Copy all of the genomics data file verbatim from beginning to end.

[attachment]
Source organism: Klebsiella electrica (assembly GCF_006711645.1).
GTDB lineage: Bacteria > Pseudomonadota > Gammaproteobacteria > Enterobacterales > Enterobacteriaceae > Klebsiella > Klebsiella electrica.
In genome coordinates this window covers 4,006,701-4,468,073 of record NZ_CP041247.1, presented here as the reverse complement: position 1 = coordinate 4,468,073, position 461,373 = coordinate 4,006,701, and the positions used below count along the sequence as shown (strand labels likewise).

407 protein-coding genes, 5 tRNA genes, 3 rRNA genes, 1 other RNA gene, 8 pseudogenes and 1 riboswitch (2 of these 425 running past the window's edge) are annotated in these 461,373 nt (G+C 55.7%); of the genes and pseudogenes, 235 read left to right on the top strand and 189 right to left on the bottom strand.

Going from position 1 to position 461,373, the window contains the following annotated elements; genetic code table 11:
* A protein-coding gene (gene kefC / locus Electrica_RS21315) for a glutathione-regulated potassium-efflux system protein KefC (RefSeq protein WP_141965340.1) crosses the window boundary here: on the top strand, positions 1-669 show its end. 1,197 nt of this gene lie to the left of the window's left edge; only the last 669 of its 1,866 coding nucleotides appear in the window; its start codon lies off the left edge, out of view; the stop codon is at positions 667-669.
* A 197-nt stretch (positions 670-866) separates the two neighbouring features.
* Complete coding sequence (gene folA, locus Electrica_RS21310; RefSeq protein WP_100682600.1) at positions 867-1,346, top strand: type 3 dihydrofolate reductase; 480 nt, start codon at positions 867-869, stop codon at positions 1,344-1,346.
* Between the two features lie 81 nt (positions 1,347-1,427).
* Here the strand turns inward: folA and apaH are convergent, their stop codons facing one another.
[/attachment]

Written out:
Source organism: Klebsiella electrica (assembly GCF_006711645.1).
GTDB lineage: Bacteria > Pseudomonadota > Gammaproteobacteria > Enterobacterales > Enterobacteriaceae > Klebsiella > Klebsiella electrica.
In genome coordinates this window covers 4,006,701-4,468,073 of record NZ_CP041247.1, presented here as the reverse complement: position 1 = coordinate 4,468,073, position 461,373 = coordinate 4,006,701, and the positions used below count along the sequence as shown (strand labels likewise).

407 protein-coding genes, 5 tRNA genes, 3 rRNA genes, 1 other RNA gene, 8 pseudogenes and 1 riboswitch (2 of these 425 running past the window's edge) are annotated in these 461,373 nt (G+C 55.7%); of the genes and pseudogenes, 235 read left to right on the top strand and 189 right to left on the bottom strand.

Going from position 1 to position 461,373, the window contains the following annotated elements; genetic code table 11:
* A protein-coding gene (gene kefC / locus Electrica_RS21315) for a glutathione-regulated potassium-efflux system protein KefC (RefSeq protein WP_141965340.1) crosses the window boundary here: on the top strand, positions 1-669 show its end. 1,197 nt of this gene lie to the left of the window's left edge; only the last 669 of its 1,866 coding nucleotides appear in the window; its start codon lies off the left edge, out of view; the stop codon is at positions 667-669.
* A 197-nt stretch (positions 670-866) separates the two neighbouring features.
* Complete coding sequence (gene folA, locus Electrica_RS21310; RefSeq protein WP_100682600.1) at positions 867-1,346, top strand: type 3 dihydrofolate reductase; 480 nt, start codon at positions 867-869, stop codon at positions 1,344-1,346.
* Between the two features lie 81 nt (positions 1,347-1,427).
* Here the strand turns inward: folA and apaH are convergent, their stop codons facing one another.